Speaker Recognition engines focus on identifying the speaker rather than the content of their speech. Thus, people assume Speaker Recognition engines are Text-Independent. However, this is not always the case. Especially, models trained using the old-school methodologies are text-dependent because, technically, it’s easier to build models that recognize a limited set of phrases.

What’s Text-Dependent Speaker Recognition?

Text-Dependent Speaker Recognition expects users to say a given phrase or set of them, similar to a password or a secret code. Users have to pay active attention to remember them. Thus, it’s also known as Active Speaker Recognition. Although Text-Dependency is inconvenient for end users, limiting the number of phrases reduces the phonetic variability, making it easier for the Speaker Recognition software to recognize speakers.

What’s Text-Independent Speaker Recognition?

Text-Independent Speaker Recognition, as the name suggests, does not require users to repeat pre-determined passphrases, allowing for natural conversations without a constraint on content. Users do not need to pay active attention. They can speak freely. Therefore, it’s known as Passive Speaker Recognition. Text-Independent Speaker Recognition is more versatile, enabling a wider range of applications, but is more challenging to build.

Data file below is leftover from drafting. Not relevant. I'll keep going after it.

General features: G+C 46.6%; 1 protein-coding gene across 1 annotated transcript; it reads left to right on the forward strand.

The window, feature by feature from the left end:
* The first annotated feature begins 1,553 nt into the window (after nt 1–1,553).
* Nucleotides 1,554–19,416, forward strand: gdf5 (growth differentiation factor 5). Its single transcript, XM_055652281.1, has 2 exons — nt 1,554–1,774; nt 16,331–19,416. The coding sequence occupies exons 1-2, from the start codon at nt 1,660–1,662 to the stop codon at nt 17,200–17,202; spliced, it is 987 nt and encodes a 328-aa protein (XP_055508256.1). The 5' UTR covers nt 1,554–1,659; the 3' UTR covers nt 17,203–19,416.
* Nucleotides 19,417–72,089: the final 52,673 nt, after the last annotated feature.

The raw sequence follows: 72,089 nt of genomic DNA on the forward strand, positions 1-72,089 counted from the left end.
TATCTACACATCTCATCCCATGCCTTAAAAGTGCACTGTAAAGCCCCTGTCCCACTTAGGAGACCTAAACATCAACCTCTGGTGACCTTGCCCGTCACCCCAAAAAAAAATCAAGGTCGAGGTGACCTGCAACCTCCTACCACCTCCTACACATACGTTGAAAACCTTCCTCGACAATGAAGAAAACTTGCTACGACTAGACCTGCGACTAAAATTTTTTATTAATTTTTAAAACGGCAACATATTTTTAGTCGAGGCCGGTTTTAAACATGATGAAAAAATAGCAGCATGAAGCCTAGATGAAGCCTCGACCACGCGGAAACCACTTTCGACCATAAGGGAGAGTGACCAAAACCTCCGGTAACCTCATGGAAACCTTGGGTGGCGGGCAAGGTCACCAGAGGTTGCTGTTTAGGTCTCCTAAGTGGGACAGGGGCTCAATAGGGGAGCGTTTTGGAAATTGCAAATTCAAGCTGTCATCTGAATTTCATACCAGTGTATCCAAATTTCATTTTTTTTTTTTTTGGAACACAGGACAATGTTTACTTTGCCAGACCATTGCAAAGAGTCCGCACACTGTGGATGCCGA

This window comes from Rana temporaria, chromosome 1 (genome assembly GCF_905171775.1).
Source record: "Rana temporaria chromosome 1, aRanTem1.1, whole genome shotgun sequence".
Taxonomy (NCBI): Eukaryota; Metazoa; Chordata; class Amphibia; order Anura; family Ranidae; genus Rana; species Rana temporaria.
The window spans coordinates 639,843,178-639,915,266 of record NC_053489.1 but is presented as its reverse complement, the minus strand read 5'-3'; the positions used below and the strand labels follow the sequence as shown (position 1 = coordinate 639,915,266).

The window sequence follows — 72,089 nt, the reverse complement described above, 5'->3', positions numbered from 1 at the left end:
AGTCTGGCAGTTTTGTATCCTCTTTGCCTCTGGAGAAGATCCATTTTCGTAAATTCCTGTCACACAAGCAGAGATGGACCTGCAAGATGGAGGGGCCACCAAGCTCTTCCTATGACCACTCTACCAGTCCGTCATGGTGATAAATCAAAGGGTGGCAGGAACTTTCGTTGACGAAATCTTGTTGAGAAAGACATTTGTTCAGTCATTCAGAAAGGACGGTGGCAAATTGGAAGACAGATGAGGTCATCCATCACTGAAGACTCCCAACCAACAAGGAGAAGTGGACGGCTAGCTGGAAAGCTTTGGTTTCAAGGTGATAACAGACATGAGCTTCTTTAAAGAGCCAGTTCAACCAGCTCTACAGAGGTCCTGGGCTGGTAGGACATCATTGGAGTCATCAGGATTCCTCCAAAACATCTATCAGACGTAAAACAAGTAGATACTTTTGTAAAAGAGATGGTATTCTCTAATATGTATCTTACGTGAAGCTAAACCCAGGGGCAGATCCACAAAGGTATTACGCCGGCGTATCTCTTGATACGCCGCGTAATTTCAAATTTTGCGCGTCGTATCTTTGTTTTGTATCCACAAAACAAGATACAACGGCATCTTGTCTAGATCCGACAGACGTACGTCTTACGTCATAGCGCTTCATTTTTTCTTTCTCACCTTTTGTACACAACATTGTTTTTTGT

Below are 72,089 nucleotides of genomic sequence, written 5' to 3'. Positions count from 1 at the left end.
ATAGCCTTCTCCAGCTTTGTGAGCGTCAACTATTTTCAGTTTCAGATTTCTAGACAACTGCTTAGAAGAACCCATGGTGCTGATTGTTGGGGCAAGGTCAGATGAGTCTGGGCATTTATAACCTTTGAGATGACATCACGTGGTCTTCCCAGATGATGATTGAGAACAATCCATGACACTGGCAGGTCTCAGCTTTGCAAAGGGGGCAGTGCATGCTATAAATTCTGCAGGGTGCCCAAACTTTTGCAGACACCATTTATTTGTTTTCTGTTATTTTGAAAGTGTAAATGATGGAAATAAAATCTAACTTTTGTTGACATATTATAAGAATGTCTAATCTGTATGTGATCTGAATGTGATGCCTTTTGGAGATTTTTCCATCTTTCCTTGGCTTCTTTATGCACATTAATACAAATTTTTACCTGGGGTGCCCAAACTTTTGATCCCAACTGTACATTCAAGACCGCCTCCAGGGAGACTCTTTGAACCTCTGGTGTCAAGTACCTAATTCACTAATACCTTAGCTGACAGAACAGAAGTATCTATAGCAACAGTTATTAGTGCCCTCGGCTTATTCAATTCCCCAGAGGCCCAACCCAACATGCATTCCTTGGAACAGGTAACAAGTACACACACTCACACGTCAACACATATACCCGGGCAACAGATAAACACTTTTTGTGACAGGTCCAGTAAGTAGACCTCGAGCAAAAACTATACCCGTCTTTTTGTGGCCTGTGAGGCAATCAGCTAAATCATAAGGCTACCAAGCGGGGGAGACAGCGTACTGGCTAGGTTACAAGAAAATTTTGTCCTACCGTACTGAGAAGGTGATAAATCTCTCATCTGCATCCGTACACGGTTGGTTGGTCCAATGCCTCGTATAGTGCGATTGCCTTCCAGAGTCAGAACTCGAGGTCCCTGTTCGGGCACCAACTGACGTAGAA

Pros and Cons of Text-Independent Speaker Recognition

Traditionally, Text-Dependent and Text-Independent Speaker Recognition algorithms had natural advantages in certain aspects. For example, Text-Dependent Speaker Recognition algorithms were more resilient to noise with a smaller footprint and faster processing speed. However, with the variety of training and compression techniques, such general statements are no longer valid. Nowadays, Text-Dependency is more of a design decision, not a performance measure.

Note that Text-Dependent and Text Independent Speaker Recognition algorithms can be language-dependent.

Text-Dependent Speaker Recognition works only for use cases not designed to recognize speakers continuously. For example, some call center applications verify users at the beginning. Similarly, voice assistants can use Text-Dependent Speaker Recognition. Alexa voiceID matches voiceprints when users say “Alexa” and personalizes users’ experience. However, applications that recognize speakers throughout the interaction require Text-Independent Speaker Recognition since recognition has to happen as a part of the natural conversation. Thus, a call center application keeps verifying the identity to flag if another person starts speaking, or a virtual meeting application recognizes the speakers as they talk with Text-Independent Speaker Recognition.

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